Sunday, August 20, 2023

A Coincidence or a Cause? Daghestani Infrastructure Collapses and Protests Begin a Few Days after Kyiv Publicist Talks about Using Drones against that Republic's Facilities

Paul Goble

            Staunton, Aug. 16 – On August 11, Kyiv publicist Ivan Yakovin declared online that Russia’s communal infrastructure could be most usefully attacked by Ukrainian drones during August when demands on the electric and water grids in places like Daghestan were the highest and at greatest strain (

            Three days later, Daghestanis took to the streets in the hundreds to protest shortages of water and electricity and even blocked a federal highway passing through the republic (, and

            The odds are that this was a coincidence because communal infrastructure in many parts of the Russian Federation has long been at the edge of collapse, and the month of August is typically the time when people suffer the most and thus are inclined to protest. But the possibility that Ukraine was responsible for triggering these events cannot be entirely dismissed.

            US-based Russian commentator Aleksandr Nemets is among those who believe that Ukraine may have played a role there and could exploit Russian weakness in this area in the future. He argues that the Russian Federation is approaching its end but the end may not come in soon but only months or years from now (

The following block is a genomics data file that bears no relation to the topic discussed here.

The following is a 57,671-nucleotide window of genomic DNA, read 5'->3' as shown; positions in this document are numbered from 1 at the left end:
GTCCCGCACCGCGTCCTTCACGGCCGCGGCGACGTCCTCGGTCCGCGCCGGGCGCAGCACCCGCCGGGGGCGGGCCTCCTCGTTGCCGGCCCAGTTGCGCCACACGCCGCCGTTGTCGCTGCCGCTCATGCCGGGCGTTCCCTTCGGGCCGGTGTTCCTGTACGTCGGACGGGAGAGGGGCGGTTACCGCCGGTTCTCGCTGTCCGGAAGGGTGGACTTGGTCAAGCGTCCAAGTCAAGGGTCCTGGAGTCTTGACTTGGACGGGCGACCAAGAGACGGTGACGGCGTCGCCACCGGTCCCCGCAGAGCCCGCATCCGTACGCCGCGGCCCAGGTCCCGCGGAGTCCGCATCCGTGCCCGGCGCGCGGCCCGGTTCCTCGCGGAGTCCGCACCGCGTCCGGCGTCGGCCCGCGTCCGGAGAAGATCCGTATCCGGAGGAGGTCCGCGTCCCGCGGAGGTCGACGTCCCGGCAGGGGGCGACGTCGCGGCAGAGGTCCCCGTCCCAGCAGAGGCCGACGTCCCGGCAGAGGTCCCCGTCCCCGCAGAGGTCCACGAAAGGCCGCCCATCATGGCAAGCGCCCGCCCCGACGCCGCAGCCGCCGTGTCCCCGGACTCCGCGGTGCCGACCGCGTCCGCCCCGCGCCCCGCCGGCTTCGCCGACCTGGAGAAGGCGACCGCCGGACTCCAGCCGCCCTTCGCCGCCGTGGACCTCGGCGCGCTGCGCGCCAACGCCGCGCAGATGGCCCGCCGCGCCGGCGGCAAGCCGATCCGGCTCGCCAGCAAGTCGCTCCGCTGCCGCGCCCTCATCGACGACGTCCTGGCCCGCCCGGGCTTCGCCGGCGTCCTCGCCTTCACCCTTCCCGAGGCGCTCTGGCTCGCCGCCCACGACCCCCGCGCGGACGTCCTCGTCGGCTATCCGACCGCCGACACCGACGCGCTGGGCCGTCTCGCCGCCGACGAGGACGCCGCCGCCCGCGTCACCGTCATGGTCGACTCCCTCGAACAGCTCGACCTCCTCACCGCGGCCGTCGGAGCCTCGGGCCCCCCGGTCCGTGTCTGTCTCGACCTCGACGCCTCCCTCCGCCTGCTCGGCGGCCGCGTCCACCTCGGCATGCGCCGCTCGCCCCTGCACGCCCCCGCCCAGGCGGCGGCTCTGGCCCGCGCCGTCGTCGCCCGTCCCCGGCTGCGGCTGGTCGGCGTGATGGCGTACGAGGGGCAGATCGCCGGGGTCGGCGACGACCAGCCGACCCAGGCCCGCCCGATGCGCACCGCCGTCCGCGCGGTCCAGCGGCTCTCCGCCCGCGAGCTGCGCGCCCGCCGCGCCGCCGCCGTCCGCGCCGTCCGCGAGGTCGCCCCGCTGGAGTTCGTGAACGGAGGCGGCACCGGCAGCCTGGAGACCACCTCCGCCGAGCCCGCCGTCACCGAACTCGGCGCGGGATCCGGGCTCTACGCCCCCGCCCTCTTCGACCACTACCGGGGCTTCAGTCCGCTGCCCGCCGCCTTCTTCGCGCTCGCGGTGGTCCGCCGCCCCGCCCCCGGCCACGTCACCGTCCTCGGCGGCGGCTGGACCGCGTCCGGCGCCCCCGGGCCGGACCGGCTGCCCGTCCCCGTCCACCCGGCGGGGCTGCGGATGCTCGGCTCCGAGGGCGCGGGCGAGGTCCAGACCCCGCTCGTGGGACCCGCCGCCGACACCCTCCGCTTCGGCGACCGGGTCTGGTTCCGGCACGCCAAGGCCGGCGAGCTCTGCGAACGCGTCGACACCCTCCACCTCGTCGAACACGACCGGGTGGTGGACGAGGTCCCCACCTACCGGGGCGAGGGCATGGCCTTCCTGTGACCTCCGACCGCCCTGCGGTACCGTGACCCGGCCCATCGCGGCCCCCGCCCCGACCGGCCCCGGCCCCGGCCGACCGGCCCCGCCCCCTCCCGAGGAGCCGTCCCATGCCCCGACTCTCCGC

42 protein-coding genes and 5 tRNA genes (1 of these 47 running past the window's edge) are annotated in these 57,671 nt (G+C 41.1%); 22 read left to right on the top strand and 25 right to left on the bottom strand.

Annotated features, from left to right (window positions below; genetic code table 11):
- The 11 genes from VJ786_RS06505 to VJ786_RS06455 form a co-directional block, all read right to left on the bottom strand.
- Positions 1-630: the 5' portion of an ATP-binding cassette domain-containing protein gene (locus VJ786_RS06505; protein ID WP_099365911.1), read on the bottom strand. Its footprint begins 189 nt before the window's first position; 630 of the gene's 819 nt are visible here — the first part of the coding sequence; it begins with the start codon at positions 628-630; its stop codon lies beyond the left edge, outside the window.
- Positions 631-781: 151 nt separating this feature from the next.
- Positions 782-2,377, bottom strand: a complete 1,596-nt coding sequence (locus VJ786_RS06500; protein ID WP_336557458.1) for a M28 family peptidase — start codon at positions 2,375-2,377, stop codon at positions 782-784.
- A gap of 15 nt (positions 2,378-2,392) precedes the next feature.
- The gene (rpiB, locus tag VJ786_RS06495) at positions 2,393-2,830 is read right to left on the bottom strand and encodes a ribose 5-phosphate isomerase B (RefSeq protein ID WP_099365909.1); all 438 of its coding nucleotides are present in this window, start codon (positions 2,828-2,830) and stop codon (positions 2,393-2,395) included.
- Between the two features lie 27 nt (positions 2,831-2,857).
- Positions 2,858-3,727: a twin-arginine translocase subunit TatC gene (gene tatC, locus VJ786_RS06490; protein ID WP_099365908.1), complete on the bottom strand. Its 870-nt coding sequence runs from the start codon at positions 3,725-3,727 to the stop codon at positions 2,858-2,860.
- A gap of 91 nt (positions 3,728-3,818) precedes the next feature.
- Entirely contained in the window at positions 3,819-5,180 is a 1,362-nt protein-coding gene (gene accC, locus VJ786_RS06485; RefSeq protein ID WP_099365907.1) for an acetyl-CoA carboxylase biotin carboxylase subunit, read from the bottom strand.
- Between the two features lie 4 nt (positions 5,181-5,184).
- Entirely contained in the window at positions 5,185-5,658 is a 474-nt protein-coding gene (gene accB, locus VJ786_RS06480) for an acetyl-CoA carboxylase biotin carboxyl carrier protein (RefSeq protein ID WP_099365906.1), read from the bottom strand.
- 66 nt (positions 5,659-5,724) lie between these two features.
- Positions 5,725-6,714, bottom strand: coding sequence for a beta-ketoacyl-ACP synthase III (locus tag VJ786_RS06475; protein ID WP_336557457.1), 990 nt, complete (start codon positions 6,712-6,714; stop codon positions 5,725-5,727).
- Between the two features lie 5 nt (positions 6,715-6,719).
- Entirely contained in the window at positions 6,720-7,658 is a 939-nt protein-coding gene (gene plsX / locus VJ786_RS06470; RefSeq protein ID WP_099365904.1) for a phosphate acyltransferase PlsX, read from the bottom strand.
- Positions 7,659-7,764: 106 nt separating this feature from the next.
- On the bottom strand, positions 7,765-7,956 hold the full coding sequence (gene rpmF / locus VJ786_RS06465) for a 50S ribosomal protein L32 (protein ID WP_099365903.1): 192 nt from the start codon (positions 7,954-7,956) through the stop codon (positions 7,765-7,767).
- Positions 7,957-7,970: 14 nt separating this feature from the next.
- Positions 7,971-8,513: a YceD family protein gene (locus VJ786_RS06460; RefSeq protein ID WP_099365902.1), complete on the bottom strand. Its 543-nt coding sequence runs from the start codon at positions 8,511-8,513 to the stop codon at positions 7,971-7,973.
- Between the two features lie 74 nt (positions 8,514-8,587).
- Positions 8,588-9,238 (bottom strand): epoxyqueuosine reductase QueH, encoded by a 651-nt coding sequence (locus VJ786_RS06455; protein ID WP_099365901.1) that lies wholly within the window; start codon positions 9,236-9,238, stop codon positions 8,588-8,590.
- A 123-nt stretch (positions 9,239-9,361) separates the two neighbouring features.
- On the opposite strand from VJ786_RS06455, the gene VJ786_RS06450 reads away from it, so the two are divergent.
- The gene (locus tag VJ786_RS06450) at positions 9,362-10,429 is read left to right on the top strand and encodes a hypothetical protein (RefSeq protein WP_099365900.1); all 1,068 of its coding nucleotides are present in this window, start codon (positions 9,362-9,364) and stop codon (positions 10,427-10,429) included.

And he suggests there are “two instruments of ‘accelerating’” this outcome and that they are interrelated: “new Ukrainian drones and centrifugal tendencies (disintegration) of the Russian Federation.” Daghestan is just the beginning of what could be a broad attack on Russian infrastructure that could bring Moscow to its knees, Nemets suggests.

            That North Caucasus republic is especially intriguing, he continues, because it is usually dismissed “as one of the poorest Russian autonomies which survives only thanks to federal subsidies,” a pattern that in the minds of most makes it a highly unlikely candidate for any national movement to emerge.

            “But according to a recently published interview with ‘the leaders of Daghestani independence,’ Nemets says, “Daghestan possesses on the shelf of the Caspian Sea enormous reserves of oil and natural gas. If it becomes independent, it will attract more foreign investment and earn more money from the export of petroleum.”

            At the very least, the possibility that Ukraine and the popular actions in Daghestan are connected is a Russian nightmare, one likely to lead the Kremlin to intensify its repression there, even though that may prove to be like fighting a grease fire with water, something that will only spread the flames and not put them out.   

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